It’s time for some home-truths here on Uncle Moop’s Talk-the-Talk Show. Today I will tackle the touchy topic of “getting laid”. As a record-collecting geek on the internet, you’re probably wondering what I mean by “getting laid”. But have you ever considered why people less intelligent, less good-looking, and with worse BO than you have been schtupping cheerfully all over town, while you have to content yourself with a wank every hour?
It’s simple. It’s your records.
You probably thought that having good taste in music would win you all the honeys’ hearts. This is why, when your mates from school were playing football and working towards a career, you were sat at the PC trying to hunt down Led Zeppelin out-takes.
The result of all of this is, on the rare occasions when you have a real woman over for a drink, you’re too much of a conversational train-wreck to do anything more classy than play them your favourite bootlegs and concept albums, all the while making the kind of small-talk only your internet message-board “friends” really understand (“…and what’s really important about Ringo Starr’s hi-hat is…”).
Have a care: music has been known to soften the iciest lass, but no self-respecting girl was built to survive a record-collecting geek. So play her something nice if you must, but pay heed: here are ten tracks guaranteed to give her that dreaded exit-cue. The rest, as they say, is up to you.
1. Conquistador – Procol Harum (Live with the Edmonton Symphony Orchestra): Fantastic rendition of the opening track of early prog-rock group Procol Harum’s first album, complete with dramatic drum fills and a howling guitar solo from Robin Trower that’s missing in the studio recording. A long-time audio companion to potheads the world over, and, with five minutes of orchestral minor-key histrionics without a single chorus in sight, designed to leave, as the song goes, “your stallion in need of company”.
2. Helicopter – XTC. The song in which XTC marry the gasping, hyperactive energy of late 1970s new-wave with the complex, interweaving arrangements of sunshine pop. A heartfelt song of teenage lust and jealousy: in the first line, Andy Partridge sings, “I’m crouching here with my telescope in hand”. Yes, Andy, I bet you are.
3. Dis Lui Non – Françoise Hardy. Charming as this little mid-sixties yé-yé gem is, drooling over the beautiful Ms. Hardy in the presence of someone you’re trying to entice to bed is bound to result in a diplomatic incident. However soft your spot for doe-eyed French fashion icons is, keep it well out of sight when you’re trying to play the man-about-town: it doesn’t do to curl up into a loved-up, sighing mess in company.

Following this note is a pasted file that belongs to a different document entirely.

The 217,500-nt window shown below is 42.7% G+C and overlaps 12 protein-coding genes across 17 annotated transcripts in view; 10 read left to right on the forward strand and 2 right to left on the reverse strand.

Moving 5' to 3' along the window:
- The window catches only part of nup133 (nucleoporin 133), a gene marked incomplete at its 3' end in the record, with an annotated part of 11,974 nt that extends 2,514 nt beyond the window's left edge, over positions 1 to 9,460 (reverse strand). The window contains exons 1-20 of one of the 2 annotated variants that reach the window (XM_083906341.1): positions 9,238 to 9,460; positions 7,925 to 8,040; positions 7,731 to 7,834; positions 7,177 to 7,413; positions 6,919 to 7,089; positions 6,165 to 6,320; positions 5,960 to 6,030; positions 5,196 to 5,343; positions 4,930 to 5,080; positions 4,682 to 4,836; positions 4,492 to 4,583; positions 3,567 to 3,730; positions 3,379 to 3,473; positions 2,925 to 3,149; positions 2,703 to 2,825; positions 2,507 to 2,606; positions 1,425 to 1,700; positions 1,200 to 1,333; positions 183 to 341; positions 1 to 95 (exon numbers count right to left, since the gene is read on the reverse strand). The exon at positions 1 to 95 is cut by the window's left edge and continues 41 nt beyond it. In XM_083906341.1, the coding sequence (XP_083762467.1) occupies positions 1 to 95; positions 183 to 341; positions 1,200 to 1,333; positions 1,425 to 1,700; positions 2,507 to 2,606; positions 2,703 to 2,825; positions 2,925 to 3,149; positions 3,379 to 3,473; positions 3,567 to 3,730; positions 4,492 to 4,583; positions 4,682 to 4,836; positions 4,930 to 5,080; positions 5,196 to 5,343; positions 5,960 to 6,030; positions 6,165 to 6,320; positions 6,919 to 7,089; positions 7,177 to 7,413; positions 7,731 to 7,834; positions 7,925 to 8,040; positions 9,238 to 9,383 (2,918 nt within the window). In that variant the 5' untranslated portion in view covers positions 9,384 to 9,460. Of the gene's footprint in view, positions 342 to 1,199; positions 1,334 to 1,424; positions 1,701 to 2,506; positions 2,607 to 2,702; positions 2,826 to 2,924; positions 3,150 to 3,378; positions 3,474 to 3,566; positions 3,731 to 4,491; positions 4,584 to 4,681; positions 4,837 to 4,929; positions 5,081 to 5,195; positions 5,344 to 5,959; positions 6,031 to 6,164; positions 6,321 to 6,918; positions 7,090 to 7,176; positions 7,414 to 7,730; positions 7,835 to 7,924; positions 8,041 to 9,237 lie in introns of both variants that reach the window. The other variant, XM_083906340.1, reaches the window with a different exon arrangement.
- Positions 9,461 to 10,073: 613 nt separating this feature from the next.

4. Requiem Pour Un Con – Serge Gainsbourg. Arising from the Françoise Hardy song, here’s a really dangerous one: a stark, echoey, magnificent, fucking hot beat from the dirtiest old man who ever lived. Sooner or later, she’ll ask you what the title means. It could go both ways once you translate, but, being the foot-in-mouth record-collecting loser you are, you’re as likely as not to come across as a total sleazeball. I’d play it safe and avoid it altogether.
5. Caffeine Bomb – the Wildhearts. There’s nothing more damaging to that mood of smooth romance than a song which sounds exactly like caffeine would, if caffeine could start a band.
6. Impression of J Temperence – the Fall. It’s off an album called Grotesque. More importantly, it’s by the Fall. There’s none better than the Fall for doing good to that part of your brain which urban life has hurt most, but you wouldn’t want them around just when you’re about to score, just like you wouldn’t want your alcoholic, sweaty, ball-scratching best mate around.
7. Insignificance – Pearl Jam. Apocalyptic, guitar-heavy stadium rock with a message.
8. It’s Alright, Ma (I’m Only Bleeding) – Bob Dylan (Live at the Budokan). He’s bad enough when he’s good, but this is one of his – or anybody’s – most boneheaded outings on record yet. In 1979, the Voice of a Generation decided that the best way to present his back-catalogue was to set it to a big band: the upshot? Seven minutes of non-sequiturs accompanied by a gospel choir, violin, and saxophones, with the relentless outpouring of tormented imagery occasionally punctuated by Ritchie Blackmore-like guitar solos. Let this man into your love-life, and he will talk your lass straight out of the door and into a taxi.
9. Look Inside America – Blur. Nerds have it that Graham Coxon’s guitar solo on this is the finest tribute to George Harrison ’67. That’s as may be, but art-school kids whining about a bad hangover won’t win you points for hospitality. Reach for the Oasis instead.
10. Oh Well – Fiona Apple (Jon Brion version). There’s a time and a place for tortured, self-aware poetry. There’s a time and a place yet for unreleased versions of tortured, self-aware poetry. These aren’t the times or the places for making a nice girl very, very happy.
Keep these ten off the stereo the next time it looks like life’s about to turn good. You’ll thank me.